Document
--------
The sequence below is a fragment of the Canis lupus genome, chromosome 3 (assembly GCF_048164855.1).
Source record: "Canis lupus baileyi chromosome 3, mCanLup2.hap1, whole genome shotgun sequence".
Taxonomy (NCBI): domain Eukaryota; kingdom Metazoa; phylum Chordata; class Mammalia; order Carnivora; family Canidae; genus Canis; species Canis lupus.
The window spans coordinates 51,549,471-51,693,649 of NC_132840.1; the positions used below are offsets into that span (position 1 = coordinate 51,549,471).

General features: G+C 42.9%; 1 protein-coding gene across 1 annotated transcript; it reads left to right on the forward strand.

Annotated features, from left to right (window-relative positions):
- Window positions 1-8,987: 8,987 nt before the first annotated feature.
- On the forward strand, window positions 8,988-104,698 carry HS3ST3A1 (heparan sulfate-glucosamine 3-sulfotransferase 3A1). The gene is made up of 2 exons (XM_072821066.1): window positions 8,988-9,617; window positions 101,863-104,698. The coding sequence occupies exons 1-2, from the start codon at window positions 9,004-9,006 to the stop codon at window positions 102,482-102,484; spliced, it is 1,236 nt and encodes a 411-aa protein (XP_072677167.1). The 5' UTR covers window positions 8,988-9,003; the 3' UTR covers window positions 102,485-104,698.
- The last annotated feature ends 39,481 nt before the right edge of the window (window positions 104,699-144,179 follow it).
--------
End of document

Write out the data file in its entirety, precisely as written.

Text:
The sequence below is a fragment of the Canis lupus genome, chromosome 3 (assembly GCF_048164855.1).
Source record: "Canis lupus baileyi chromosome 3, mCanLup2.hap1, whole genome shotgun sequence".
Taxonomy (NCBI): domain Eukaryota; kingdom Metazoa; phylum Chordata; class Mammalia; order Carnivora; family Canidae; genus Canis; species Canis lupus.
The window spans coordinates 51,549,471-51,693,649 of NC_132840.1; the positions used below are offsets into that span (position 1 = coordinate 51,549,471).

General features: G+C 42.9%; 1 protein-coding gene across 1 annotated transcript; it reads left to right on the forward strand.

Annotated features, from left to right (window-relative positions):
- Window positions 1-8,987: 8,987 nt before the first annotated feature.
- On the forward strand, window positions 8,988-104,698 carry HS3ST3A1 (heparan sulfate-glucosamine 3-sulfotransferase 3A1). The gene is made up of 2 exons (XM_072821066.1): window positions 8,988-9,617; window positions 101,863-104,698. The coding sequence occupies exons 1-2, from the start codon at window positions 9,004-9,006 to the stop codon at window positions 102,482-102,484; spliced, it is 1,236 nt and encodes a 411-aa protein (XP_072677167.1). The 5' UTR covers window positions 8,988-9,003; the 3' UTR covers window positions 102,485-104,698.
- The last annotated feature ends 39,481 nt before the right edge of the window (window positions 104,699-144,179 follow it).